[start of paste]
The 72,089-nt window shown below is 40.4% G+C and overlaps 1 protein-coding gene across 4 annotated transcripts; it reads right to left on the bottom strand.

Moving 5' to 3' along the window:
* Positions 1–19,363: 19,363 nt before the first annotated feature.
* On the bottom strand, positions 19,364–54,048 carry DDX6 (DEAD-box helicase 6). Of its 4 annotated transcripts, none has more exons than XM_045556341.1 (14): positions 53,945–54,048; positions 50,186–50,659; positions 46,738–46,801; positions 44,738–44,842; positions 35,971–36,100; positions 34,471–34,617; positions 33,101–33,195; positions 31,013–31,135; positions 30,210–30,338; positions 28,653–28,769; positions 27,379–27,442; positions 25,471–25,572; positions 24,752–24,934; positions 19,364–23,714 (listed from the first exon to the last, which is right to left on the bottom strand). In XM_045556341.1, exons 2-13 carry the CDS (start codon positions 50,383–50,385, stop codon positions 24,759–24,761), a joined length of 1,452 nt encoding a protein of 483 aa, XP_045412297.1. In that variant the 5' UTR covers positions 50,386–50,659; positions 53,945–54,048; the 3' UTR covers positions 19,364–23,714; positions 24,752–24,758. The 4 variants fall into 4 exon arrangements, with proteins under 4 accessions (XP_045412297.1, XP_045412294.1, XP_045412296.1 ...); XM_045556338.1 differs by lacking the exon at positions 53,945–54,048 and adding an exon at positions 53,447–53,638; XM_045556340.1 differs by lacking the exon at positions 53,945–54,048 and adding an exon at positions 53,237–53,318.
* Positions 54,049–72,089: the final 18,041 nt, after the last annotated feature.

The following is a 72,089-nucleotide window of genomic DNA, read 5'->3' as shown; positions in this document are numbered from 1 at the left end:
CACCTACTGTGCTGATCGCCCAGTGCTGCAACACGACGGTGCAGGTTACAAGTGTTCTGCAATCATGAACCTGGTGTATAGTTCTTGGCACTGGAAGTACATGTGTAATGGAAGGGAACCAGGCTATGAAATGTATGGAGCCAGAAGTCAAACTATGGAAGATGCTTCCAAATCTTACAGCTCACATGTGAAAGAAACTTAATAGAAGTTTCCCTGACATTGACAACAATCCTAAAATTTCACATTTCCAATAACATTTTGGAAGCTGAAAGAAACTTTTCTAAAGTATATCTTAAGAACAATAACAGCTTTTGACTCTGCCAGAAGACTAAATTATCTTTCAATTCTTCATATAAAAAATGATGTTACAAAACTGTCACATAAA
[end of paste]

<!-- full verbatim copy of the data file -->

The 72,089-nt window shown below is 40.4% G+C and overlaps 1 protein-coding gene across 4 annotated transcripts; it reads right to left on the bottom strand.

Moving 5' to 3' along the window:
* Positions 1–19,363: 19,363 nt before the first annotated feature.
* On the bottom strand, positions 19,364–54,048 carry DDX6 (DEAD-box helicase 6). Of its 4 annotated transcripts, none has more exons than XM_045556341.1 (14): positions 53,945–54,048; positions 50,186–50,659; positions 46,738–46,801; positions 44,738–44,842; positions 35,971–36,100; positions 34,471–34,617; positions 33,101–33,195; positions 31,013–31,135; positions 30,210–30,338; positions 28,653–28,769; positions 27,379–27,442; positions 25,471–25,572; positions 24,752–24,934; positions 19,364–23,714 (listed from the first exon to the last, which is right to left on the bottom strand). In XM_045556341.1, exons 2-13 carry the CDS (start codon positions 50,383–50,385, stop codon positions 24,759–24,761), a joined length of 1,452 nt encoding a protein of 483 aa, XP_045412297.1. In that variant the 5' UTR covers positions 50,386–50,659; positions 53,945–54,048; the 3' UTR covers positions 19,364–23,714; positions 24,752–24,758. The 4 variants fall into 4 exon arrangements, with proteins under 4 accessions (XP_045412297.1, XP_045412294.1, XP_045412296.1 ...); XM_045556338.1 differs by lacking the exon at positions 53,945–54,048 and adding an exon at positions 53,447–53,638; XM_045556340.1 differs by lacking the exon at positions 53,945–54,048 and adding an exon at positions 53,237–53,318.
* Positions 54,049–72,089: the final 18,041 nt, after the last annotated feature.

The following is a 72,089-nucleotide window of genomic DNA, read 5'->3' as shown; positions in this document are numbered from 1 at the left end:
CACCTACTGTGCTGATCGCCCAGTGCTGCAACACGACGGTGCAGGTTACAAGTGTTCTGCAATCATGAACCTGGTGTATAGTTCTTGGCACTGGAAGTACATGTGTAATGGAAGGGAACCAGGCTATGAAATGTATGGAGCCAGAAGTCAAACTATGGAAGATGCTTCCAAATCTTACAGCTCACATGTGAAAGAAACTTAATAGAAGTTTCCCTGACATTGACAACAATCCTAAAATTTCACATTTCCAATAACATTTTGGAAGCTGAAAGAAACTTTTCTAAAGTATATCTTAAGAACAATAACAGCTTTTGACTCTGCCAGAAGACTAAATTATCTTTCAATTCTTCATATAAAAAATGATGTTACAAAACTGTCACATAAA